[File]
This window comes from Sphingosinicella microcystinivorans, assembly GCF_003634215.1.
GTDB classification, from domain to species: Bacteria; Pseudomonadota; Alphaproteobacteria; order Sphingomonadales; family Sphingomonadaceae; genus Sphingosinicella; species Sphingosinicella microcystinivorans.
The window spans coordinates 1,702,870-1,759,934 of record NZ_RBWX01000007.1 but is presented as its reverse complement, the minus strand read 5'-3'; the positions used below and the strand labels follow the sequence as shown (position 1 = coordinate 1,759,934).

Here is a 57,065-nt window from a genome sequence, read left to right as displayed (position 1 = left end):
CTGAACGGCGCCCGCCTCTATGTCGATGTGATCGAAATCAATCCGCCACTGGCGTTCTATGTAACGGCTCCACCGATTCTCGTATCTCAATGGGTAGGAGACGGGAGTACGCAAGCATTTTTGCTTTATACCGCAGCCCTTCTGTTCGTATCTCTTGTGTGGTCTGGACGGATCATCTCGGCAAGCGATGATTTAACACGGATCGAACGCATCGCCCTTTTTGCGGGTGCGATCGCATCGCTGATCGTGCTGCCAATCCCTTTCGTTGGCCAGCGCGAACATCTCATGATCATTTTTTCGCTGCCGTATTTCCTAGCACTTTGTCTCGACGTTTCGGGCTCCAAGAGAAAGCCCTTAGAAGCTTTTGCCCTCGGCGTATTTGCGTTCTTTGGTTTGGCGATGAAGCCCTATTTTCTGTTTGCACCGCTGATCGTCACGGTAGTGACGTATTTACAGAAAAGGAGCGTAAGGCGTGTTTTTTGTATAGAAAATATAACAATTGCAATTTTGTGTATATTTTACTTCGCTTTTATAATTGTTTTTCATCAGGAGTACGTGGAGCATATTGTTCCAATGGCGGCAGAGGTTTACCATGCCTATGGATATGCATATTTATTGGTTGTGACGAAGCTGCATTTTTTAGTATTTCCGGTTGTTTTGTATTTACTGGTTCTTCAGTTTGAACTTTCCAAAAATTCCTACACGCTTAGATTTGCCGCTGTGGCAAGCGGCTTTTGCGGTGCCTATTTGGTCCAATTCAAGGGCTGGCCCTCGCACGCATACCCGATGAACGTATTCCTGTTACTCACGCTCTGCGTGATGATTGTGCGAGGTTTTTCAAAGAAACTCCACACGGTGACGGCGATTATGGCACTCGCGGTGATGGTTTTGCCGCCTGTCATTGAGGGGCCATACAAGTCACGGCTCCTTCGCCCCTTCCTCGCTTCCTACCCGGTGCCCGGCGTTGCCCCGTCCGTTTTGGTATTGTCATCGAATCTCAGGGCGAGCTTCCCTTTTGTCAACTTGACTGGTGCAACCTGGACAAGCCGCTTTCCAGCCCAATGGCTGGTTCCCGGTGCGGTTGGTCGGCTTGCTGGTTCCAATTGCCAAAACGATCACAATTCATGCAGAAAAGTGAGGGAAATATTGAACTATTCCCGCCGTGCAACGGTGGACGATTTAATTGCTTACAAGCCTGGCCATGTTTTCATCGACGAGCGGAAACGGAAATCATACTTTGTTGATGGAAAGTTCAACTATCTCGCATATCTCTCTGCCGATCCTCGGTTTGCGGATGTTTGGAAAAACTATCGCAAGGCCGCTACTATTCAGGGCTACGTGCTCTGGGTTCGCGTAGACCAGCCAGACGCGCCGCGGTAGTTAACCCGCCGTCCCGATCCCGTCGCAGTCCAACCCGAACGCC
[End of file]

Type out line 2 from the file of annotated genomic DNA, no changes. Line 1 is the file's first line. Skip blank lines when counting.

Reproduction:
GTDB classification, from domain to species: Bacteria; Pseudomonadota; Alphaproteobacteria; order Sphingomonadales; family Sphingomonadaceae; genus Sphingosinicella; species Sphingosinicella microcystinivorans.